What Happens If I Can’t Afford Alimony?

What Happens If I Can’t Afford Alimony?Alimony is one of the most contentious parts of any divorce. Some former spouses need it. Others think they’re entitled to more than they’re getting. Some people don’t mind paying, and some think it’s a revenge-based money grab from their ex. And even after the details have been worked out, something may happen, and you could find that you can’t make the court-ordered payments. What can you do? What can happen if you are unable to pay your alimony?

Court-Ordered Alimony Payments

If you and your ex filed an uncontested simple divorce, you may be making alimony payments you both agreed to. In other cases, the judge may have consulted Georgia spousal support laws and incorporated these rules into the final divorce judgment. Alimony or spousal support is based on the judge’s determination of the recipient party’s needs and the paying party’s ability to pay.

Alimony payments are part of the court’s order on division of property, and must be paid, just like any other part of the court order. Failure to make payments on time and in full can result in serious consequences if the recipient spouse wants to make a case of it.

Possible Consequences of Nonpayment of Alimony

Sometimes, paying alimony can seem unfair, but nonpayment is a bad idea. It can have serious legal consequences.

  • Contempt of court. If your ex decides to report your nonpayment to the judge, the judge will have you brought back into court to explain why you haven’t paid. There are no good excuses for nonpayment. Failing to pay again will result in a contempt charge. After that, the judge can do a number of other things.
  • Suspension of licenses. Suspension of your driver’s license is one, but any state license can be suspended, including hunting licenses, barber’s licenses, or anything you need the state’s permission for. These licenses will be held until you pay all your alimony arrears.
  • Fines and interest. The court will assess fines, court costs, and any interest that has accrued on your past-due alimony. These costs add up quickly.
  • Jail time. Although jail time for nonpayment of alimony is uncommon, it does happen if you miss enough payments, and the judge thinks you are being willfully non-compliant, or if you annoy the judge in court.

When You Really Can’t Pay

What Happens If I Can’t Afford Alimony?Sometimes, things happen, and you are unable to pay the full amount. It could be a work slowdown, which happened during the COVID emergency, medical emergencies, or other unforeseen circumstances that prevent you from paying. To avoid the unpleasant consequences of nonpayment, here are some things you should consider.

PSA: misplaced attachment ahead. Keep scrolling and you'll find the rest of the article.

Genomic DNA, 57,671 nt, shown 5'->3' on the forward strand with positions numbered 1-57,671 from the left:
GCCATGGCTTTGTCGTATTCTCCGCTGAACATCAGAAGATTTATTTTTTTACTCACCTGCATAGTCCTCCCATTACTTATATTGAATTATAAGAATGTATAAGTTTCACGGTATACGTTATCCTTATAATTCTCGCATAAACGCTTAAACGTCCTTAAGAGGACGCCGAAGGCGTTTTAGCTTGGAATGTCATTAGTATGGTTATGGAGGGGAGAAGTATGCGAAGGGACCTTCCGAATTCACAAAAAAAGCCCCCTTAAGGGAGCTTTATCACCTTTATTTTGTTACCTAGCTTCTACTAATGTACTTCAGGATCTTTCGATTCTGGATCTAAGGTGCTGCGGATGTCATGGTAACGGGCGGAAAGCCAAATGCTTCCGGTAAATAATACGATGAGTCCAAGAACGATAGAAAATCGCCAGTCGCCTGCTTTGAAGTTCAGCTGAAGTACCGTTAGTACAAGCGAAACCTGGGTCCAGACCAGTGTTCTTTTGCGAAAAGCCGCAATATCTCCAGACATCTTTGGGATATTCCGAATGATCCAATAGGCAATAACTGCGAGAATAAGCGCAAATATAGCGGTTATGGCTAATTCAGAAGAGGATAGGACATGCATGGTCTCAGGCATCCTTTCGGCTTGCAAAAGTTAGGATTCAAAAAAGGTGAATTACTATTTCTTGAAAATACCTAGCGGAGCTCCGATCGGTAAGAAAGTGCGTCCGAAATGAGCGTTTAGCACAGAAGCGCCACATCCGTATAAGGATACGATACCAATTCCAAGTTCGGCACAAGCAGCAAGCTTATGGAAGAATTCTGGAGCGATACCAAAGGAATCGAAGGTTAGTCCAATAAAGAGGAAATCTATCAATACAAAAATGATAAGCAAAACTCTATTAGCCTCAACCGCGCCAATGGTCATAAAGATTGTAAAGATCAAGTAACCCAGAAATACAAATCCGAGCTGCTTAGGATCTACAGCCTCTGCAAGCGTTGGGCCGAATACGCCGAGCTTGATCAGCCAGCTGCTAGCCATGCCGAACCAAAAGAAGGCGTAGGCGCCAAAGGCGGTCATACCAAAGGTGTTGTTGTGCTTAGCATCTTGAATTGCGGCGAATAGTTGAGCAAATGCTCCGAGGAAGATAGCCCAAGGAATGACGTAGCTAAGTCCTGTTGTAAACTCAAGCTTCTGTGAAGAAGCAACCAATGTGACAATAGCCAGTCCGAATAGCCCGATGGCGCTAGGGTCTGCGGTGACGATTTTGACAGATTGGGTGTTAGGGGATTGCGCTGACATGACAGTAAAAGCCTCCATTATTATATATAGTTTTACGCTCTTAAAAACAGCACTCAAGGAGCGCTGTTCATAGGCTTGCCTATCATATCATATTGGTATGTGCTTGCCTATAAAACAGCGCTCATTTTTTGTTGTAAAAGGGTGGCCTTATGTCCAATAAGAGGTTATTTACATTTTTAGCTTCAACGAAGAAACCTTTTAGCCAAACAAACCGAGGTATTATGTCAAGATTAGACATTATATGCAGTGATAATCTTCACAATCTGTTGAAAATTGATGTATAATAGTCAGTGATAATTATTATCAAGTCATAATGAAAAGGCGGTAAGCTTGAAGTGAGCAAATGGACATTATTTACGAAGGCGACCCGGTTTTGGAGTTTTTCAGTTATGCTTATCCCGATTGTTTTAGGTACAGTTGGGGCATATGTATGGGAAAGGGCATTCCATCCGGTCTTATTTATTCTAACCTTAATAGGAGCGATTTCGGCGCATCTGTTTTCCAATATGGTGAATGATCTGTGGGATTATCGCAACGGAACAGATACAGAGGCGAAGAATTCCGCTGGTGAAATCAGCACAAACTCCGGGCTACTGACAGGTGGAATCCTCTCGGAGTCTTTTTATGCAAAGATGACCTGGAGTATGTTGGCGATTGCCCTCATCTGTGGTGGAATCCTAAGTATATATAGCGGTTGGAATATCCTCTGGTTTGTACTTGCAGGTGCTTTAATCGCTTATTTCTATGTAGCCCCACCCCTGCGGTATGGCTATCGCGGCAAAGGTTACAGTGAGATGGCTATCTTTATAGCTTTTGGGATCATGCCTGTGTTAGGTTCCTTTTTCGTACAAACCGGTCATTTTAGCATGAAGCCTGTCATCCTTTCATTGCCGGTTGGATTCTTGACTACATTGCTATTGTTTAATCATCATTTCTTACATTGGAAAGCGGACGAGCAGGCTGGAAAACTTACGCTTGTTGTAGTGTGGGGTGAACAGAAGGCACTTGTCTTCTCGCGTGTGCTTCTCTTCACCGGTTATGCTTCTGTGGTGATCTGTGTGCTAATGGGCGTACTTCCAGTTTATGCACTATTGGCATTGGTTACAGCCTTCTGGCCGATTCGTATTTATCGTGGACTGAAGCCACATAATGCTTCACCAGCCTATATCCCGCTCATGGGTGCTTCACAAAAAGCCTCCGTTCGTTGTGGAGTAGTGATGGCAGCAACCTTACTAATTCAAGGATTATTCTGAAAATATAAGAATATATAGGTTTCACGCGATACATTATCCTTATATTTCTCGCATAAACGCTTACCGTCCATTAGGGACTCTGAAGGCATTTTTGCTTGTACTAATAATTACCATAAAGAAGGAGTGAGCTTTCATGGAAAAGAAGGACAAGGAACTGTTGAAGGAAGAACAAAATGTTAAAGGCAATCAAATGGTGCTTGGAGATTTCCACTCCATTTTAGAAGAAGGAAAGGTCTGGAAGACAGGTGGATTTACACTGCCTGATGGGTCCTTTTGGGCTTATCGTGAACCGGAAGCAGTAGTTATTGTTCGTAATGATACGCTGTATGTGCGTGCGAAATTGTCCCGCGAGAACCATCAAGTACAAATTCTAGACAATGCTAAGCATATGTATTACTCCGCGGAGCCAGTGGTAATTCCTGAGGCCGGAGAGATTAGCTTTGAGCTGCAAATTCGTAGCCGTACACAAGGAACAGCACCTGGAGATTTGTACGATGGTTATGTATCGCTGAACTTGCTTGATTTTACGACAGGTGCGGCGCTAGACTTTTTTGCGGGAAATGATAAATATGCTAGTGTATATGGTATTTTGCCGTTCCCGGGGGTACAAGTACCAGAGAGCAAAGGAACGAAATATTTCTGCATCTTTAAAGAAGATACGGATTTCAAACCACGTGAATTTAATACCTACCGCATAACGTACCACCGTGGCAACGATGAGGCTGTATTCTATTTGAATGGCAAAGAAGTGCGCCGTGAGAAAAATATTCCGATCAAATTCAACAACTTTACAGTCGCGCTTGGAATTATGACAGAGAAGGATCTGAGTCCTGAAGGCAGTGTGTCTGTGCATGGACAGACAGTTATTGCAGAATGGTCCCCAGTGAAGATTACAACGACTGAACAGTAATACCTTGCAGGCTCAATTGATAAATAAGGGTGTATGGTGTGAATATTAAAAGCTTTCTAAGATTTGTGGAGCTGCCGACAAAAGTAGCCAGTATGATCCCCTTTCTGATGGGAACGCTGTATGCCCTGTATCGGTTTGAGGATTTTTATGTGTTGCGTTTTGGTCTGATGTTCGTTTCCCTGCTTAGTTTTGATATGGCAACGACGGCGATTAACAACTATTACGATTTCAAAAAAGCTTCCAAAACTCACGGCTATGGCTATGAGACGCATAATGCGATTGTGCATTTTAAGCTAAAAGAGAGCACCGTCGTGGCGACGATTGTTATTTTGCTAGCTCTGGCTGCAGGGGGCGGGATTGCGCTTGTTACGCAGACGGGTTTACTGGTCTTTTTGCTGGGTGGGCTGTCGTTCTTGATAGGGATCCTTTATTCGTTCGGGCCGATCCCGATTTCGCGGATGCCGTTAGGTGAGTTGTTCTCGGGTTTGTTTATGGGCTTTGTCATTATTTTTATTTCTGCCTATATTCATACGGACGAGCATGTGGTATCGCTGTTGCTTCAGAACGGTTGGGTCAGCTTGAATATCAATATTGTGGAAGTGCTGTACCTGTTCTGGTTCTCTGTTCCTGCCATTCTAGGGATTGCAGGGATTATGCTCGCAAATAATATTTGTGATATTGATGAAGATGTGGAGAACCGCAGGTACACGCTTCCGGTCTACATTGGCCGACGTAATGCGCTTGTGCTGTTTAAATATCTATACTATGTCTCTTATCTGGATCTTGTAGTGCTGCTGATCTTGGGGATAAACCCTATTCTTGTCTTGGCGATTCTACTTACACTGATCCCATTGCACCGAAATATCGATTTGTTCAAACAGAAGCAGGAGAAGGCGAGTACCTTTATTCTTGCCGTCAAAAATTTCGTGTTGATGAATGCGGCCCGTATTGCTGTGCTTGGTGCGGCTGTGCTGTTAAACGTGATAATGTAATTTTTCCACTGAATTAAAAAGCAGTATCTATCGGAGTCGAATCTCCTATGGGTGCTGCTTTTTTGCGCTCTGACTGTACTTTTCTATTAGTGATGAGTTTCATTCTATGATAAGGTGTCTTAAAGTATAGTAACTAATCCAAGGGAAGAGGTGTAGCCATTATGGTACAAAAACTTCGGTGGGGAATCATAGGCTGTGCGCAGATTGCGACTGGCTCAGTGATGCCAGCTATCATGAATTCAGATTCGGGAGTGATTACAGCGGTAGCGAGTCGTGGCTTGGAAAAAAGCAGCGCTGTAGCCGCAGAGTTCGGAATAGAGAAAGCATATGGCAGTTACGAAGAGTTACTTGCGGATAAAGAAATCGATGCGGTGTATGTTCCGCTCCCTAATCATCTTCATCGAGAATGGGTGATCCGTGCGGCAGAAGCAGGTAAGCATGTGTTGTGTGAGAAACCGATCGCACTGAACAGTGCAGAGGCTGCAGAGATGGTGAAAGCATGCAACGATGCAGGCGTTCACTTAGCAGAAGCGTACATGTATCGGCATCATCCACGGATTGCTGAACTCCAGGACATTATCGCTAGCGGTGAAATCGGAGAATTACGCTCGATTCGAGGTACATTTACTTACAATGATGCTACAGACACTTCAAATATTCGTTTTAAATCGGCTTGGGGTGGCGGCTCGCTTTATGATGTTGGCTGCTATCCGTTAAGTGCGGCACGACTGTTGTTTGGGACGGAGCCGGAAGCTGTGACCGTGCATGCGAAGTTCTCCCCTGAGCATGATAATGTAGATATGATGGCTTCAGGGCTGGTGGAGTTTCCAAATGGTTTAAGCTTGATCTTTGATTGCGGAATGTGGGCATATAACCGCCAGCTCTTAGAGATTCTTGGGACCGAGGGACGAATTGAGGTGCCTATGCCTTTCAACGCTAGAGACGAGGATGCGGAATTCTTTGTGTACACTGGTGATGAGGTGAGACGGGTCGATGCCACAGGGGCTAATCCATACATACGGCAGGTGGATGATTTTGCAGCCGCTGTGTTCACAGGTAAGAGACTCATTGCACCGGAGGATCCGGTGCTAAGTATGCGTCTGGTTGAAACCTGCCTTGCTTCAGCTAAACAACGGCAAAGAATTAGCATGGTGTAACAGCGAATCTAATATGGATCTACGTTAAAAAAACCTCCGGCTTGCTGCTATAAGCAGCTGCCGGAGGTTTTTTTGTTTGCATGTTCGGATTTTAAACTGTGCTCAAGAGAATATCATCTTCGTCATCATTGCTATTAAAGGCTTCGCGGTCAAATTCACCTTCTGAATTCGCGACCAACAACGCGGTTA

• Never just stop paying. If you and your ex are not on speaking terms, have your attorney call their attorney and advise them of the situation. If you must make partial payments, you should consider doing that through your attorney of record as well.
  • Contact your former spouse. If you are on speaking terms, consider making an informal arrangement for the duration of the emergency. If you’re not on speaking terms but you think they will be understanding, you can try having your attorney contact them.
  • Mediation. This is less formal than court but more formal than talking among yourselves. If everyone is agreeable, you and your former spouse can meet with a neutral mediator and attempt to work out a temporary payment plan until you can make full payments again. The mediator will write up the agreement, and your attorney can file it with the court as part of your divorce judgment.
  • Modification. If your situation has changed and will not be improving, you can ask for a modification of the original judgment. To obtain a modification, you must be able to show a “change in [your] income and financial status.” Since this will be a court proceeding, your ex will be able to challenge this and ask for proof of your change in status.

In Georgia, you can also ask for a change or termination of alimony if the recipient spouse has entered into a “meretricious” or cohabiting relationship with another person. You will have to prove this relationship and that your former spouse and their new partner are living together in a marital relationship. In this situation, you should consult an attorney and proceed with caution.

We Can Help

Everyone goes through rough financial patches, especially in and around divorce. If you are not able to make your alimony payments, we understand. At Kessler & Solomiany, LLC, our Atlanta alimony attorneys want to get you past this trouble spot with the minimum of difficulty and stress. If you have court-ordered support payments and can’t make them on time, contact us at (404) 688-8810. We will give you a compassionate ear and realistic advice on the best way to proceed. Call today.